That, to my way of thinking, is the real tragedy. My heart goes out to the average learner who aspires to something more, and we should do everything we can for them. My heart, though, weeps for the exceptional learner who deserves an exceptional experience and gets mediocrity in return.

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It’s Official

As of today, I am the only male teacher left in my pre-6 elementary school. The only male teacher in a building with 600 kids. It’s me, myself, and I. At least the line for the men’s room will be short. Oh wait, they turned that into a unisex bathroom three years ago. Never mind.

It’s been a slow process. Four years ago 4 of the 28 classroom teachers were males, along with the principal. Slowly but surely, though, they’ve all left and moved up to the middle school. The last holdout was probably my best friend on staff, a sixth grade teacher, but they involuntarily transferred him this year because he was the only person in the district HQ to teach both math and science. I thought they might be able to find a guy to fill his position, but no such luck—the four candidates that they interviewed were all females. This is on top of my old principal retiring and being replaced by a female candidate, a dynamic lady who I think will do an incredible job, but that’s still one less male role model for the kids.

District-wide the situation is similarly bleak. 4 years ago 7 of 55 elementary classroom teachers were male, for 13%. Today it’s 4 out of 48, or 8%. That number is elevated by our 4-6 elementary school, where 3 out of the 12 teachers are men. If you look only at my school and the K-3 elementary it’s one teacher out of 36: 2.7%.

I think there’s a problem. The question is, where is the problem at?

Is the problem my district? There were about 25 applicants for the 6th grade job in my building—there wasn’t one male among them who had the stuff to make it through to the interview stage?

Is the problem the pipeline? Are Eastern, Wazzu, Whitworth, and all the other teacher preparation programs doing what it takes to prepare men for possible roles in the elementary schools? I know they’re out there—why won’t they consider something K-6?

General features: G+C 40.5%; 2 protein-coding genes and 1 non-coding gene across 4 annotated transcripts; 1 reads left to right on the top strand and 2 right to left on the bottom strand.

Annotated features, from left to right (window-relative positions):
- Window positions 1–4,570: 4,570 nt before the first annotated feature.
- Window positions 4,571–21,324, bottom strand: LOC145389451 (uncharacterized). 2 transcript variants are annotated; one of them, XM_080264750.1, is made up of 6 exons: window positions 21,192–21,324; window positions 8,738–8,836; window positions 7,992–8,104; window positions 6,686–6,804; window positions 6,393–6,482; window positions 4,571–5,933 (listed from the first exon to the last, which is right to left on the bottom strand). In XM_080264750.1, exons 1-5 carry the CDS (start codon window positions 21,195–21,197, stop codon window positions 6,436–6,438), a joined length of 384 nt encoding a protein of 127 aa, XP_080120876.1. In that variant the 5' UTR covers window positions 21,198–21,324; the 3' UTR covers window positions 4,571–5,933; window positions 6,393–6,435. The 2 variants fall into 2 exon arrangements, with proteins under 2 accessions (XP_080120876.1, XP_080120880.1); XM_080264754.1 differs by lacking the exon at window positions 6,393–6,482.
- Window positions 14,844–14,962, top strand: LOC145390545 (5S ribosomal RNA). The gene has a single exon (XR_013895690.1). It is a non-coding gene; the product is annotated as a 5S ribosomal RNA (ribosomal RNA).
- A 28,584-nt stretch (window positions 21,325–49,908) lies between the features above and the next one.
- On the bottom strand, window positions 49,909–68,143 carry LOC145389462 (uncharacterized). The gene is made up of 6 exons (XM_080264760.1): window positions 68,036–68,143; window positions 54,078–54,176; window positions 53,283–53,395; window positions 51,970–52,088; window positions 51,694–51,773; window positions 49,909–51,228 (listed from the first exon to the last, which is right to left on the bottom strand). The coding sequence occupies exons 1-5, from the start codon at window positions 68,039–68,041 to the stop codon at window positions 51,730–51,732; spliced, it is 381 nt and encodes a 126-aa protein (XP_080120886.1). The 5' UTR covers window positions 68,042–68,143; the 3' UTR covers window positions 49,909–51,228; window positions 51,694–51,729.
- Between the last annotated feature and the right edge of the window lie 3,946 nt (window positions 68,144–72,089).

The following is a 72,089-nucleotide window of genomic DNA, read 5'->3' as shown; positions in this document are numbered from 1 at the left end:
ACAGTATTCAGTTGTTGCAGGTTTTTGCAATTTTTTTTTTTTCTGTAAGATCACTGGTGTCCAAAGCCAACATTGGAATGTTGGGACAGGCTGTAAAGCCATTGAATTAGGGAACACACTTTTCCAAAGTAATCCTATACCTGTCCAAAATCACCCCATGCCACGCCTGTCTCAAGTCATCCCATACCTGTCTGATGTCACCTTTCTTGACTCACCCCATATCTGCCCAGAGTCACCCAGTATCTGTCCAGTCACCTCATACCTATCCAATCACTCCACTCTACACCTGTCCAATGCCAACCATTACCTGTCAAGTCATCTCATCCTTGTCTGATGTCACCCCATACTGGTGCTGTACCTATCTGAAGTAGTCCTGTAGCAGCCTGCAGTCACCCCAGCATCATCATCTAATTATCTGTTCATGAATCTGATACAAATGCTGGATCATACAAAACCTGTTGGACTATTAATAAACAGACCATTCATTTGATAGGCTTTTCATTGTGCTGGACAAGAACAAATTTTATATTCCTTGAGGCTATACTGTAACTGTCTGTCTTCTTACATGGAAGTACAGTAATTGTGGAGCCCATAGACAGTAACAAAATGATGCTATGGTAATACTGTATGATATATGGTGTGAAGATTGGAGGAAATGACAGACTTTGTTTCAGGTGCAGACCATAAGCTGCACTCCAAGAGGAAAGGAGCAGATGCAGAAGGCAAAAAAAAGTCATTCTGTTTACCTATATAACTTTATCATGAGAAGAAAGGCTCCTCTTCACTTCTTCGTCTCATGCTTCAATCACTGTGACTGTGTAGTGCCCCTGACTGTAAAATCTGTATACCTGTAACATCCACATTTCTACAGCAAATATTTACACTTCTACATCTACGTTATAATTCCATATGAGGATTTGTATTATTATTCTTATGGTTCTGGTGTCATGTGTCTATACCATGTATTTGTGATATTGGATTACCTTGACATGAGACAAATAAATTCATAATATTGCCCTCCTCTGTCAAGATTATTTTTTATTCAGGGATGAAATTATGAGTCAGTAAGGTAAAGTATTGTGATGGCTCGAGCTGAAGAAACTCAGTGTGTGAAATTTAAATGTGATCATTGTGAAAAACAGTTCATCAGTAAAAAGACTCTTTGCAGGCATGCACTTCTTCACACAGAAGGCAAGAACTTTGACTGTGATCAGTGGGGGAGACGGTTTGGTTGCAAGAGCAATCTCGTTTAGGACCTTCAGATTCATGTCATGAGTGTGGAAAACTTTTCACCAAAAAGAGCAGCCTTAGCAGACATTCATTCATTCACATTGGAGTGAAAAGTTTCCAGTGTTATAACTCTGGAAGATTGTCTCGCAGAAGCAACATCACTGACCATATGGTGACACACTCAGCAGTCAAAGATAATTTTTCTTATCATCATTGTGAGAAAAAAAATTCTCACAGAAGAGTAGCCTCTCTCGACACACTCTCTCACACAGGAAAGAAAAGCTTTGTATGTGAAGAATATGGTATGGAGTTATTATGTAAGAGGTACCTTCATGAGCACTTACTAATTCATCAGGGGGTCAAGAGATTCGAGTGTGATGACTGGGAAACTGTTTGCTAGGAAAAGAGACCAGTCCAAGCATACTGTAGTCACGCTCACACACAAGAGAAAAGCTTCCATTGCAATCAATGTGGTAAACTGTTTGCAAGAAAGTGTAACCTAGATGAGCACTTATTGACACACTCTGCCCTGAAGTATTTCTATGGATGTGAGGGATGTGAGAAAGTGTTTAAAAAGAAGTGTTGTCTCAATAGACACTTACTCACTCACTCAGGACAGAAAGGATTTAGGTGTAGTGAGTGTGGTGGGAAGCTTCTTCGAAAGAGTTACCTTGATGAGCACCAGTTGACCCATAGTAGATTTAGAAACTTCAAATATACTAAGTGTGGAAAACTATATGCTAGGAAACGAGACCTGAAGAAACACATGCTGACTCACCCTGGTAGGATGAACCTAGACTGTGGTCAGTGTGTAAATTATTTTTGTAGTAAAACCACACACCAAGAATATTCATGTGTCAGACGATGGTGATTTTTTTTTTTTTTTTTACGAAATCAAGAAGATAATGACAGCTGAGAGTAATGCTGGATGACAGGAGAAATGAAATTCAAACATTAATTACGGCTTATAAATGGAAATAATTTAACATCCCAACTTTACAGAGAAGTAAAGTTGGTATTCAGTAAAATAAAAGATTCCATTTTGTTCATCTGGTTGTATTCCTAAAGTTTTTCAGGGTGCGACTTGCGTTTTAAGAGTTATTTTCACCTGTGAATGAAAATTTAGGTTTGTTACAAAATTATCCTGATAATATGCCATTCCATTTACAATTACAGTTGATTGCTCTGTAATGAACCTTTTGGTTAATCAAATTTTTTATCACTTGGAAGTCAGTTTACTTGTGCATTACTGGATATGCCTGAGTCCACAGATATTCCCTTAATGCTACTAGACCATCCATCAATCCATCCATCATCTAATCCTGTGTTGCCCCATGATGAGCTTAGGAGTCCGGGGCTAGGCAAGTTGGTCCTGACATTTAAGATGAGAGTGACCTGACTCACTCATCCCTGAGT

Is it a societal problem? Are we still at a point where gender identity matters so much that men can’t see themselves in that nurturing role in the primary grades?

Is it a me problem, meaning I see a problem that doesn’t exist? After all, shouldn’t we be hiring the best teachers for the kids, regardless of gender? Or race? Or any other metric of diversity? Is the work of sites like MenTeach important, or does it not really matter?

What’s the state of the male state in your school?


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Monday, August 06, 2007

There Is No Funding Crisis!

My state senator is Bob Morton, and I thought this tidbit from his recent mailing was fairly interesting:

We also should have stepped up to the state’s obligation to fully fund student transportation. I supported an amendment to the budget that would have provided school districts with $55 million in immediate relief, but it was rejected by the majority. Student transportation is deemed part of the state’s court-ordered duty to fully fund basic education. Help now awaits the results of a “study” that is not due until December 2008.
One wonders why the Dems didn’t let that piece of funding through, given everything else that did. One also wonders why Senator Morton put the word “study” in quotes like that; the cynicism is easy to detect, but why?

One also wonders if the good Senator has stopped hating democracy as a means to raise more funds for schools.

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Great Article on Teacher Unionism

The Washington City Paper has a neat read on the appointment of Michelle Rhee as superintendent of the DC Public Schools, and looks at the kind of relationship she can expect to have with George Parker, president of the teacher’s union there. There’s some minor quibbles (the Unintended Consequences report which Rhee helped co-write, for example, isn’t nearly as profound as they make it out to be), but overall it’s a thoughtful article that should appeal to anyone with an interest in how unions interact with education.

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Wednesday, August 01, 2007

The New Carnival of Education is Up!

Another great effort from Dr. Homeslice. Someday, after I get the !@#$%^& mail problems figured out, I'll have to screw up the courage to host again.